Westminster council will start using the phrase ‘global majority’ after dropping the term ‘BAME’

Westminster council will start using the phrase ‘global majority’ to refer to black and Asian people after dropping the term ‘BAME’

  • Westminster City Council has dropped term BAME from its communications 
  • The word was used to describe black, Asian and minority ethnic communities
  • From now on, the council will use the expression ‘global majority’ as a substitute 

Westminster City Council has dropped the term BAME (black, Asian and minority ethnic) from its communications.

The local authority has announced it will instead use ‘global majority’ as a replacement expression.

It follows wider questions asked about describing minorities during the 2020 protests for the Black Lives Matters movement. 

Westminster Council is also setting up anti-racism training for staff, while its Director of Communities earns a salary ranging from £106,518 to £147,114, news blog Guido Fawkes reports

A council spokesman announced: ‘Four years on from the founding of its Black Asian and Multiple Ethnic network, Westminster Council has committed to serious action to make its organisation more diverse and inclusive.

Westminster City Council has dropped the term BAME (black, Asian and minority ethnic) from its communications, with 'global majority' as a replacement (Pictured: City Hall)

Westminster City Council has dropped the term BAME (black, Asian and minority ethnic) from its communications, with ‘global majority’ as a replacement (Pictured: City Hall)

‘At the Black, Asian and Multiple Ethnic staff network’s Annual General Meeting at City Hall, the council made three key commitments.’

These commitments include ‘to be an anti-racist organisation’, to ‘continue sustained action to remove pay gaps’ by 2025, and ‘to adopt the term ‘Global Majority’ instead of BAME’.

Stuart Love, Chief Executive at Westminster City Council said: Our Global Majority Network has challenged, driven and held us to account to be a more diverse and inclusive organisation. 

‘We have a relentless focus to become an anti-racist organization and we want to be a Council and a city where everyone from any background has the same opportunity to thrive and grow.’

The council has been contacted for comment.

The local authority is not alone in abandoning the term BAME. The Government’s own style guide updated in December last year recommended dropping the expression after receiving a report on how Covid had impacted various communities.

The guidance recommended describing the communities individually, rather than grouping them together under an umbrella term.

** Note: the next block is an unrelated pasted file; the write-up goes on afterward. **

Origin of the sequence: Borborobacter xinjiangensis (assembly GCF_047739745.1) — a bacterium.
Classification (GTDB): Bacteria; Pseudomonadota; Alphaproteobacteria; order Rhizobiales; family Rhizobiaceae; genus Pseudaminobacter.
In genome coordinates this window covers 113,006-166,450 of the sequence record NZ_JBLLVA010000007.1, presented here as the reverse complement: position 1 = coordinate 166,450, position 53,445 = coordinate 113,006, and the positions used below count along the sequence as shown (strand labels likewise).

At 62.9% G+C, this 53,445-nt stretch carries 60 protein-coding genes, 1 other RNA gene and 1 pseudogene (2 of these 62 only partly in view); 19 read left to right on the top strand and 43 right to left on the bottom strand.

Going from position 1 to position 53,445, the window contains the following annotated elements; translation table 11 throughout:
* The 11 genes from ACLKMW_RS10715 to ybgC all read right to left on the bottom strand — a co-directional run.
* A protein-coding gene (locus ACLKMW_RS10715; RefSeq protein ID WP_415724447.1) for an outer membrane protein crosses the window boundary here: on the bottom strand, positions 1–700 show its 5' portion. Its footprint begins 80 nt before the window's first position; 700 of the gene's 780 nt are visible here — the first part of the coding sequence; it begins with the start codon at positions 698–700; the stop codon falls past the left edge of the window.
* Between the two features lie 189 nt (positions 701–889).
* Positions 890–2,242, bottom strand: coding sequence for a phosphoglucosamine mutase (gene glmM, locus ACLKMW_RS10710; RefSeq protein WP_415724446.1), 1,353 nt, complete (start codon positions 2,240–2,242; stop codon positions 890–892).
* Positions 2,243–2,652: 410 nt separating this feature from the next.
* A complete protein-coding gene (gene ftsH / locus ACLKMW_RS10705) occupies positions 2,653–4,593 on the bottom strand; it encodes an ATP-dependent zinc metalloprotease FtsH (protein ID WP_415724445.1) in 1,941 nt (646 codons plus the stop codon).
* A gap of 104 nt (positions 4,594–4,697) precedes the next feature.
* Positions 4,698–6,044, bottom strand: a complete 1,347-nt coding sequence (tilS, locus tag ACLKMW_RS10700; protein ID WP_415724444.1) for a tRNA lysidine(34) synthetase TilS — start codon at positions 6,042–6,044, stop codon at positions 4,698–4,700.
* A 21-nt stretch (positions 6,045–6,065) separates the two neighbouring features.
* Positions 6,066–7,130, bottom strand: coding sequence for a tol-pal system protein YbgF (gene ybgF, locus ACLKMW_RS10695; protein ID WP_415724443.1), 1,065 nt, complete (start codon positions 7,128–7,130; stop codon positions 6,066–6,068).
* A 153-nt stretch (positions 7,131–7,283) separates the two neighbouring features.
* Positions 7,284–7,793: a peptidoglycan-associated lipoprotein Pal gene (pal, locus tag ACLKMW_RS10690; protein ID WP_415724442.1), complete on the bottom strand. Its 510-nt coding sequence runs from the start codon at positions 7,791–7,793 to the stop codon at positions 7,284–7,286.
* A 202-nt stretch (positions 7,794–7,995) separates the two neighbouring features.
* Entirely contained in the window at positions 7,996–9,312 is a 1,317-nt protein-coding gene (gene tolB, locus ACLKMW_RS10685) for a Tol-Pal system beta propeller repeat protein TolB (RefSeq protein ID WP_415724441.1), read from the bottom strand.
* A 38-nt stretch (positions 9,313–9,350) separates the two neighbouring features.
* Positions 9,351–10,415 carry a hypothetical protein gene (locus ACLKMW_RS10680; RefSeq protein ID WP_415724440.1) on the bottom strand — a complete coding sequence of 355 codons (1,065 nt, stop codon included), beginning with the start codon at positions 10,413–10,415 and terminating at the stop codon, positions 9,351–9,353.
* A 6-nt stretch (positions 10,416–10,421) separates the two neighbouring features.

Westminster City Council's recent press release announce the use of the term 'global majority' instead of BAME

Westminster City Council’s recent press release announce the use of the term ‘global majority’ instead of BAME

It stated: ‘We do not use the terms BAME (black, Asian and minority ethnic) and BME (black and minority ethnic) because they emphasise certain ethnic minority groups (Asian and black) and exclude others… The terms can also mask disparities between different ethnic groups and create misleading interpretations of data.’

Research also found those from ethnic minorities were three times more likely to agree than disagree that the term ‘BAME’ was unhelpful. 

More than 7.6 million people in the UK came under the category of BAME in the most recent census.

But according to the same data, people identifying as ‘Other White’ has increased by over a million since 2001, taking that total to 2.1million people in 2011 – and is likely to grow again during this year’s census.

Scrapping the BAME acronym is one of the key proposals by the panel set up in the wake of widespread BLM protests last year and led by Dr Tony Sewell because officials believe the term is ‘unhelpful and redundant’.

Asked about the report in March 2021, then-Prime Minister Boris Johnson’s spokesman said: ‘The Government doesn’t routinely use the terms Bame or BAME because they’re not well understood in user research and because they include some groups and not others, for example the UK’s ethnic minorities include white minorities and people with a mixed ethnic background.

‘Similarly, we do not use people of colour as it doesn’t include white minorities. Our aim is to look and tackle inequalities and disparities wherever they are seen. That’s what we are doing through the levelling-up agenda.’

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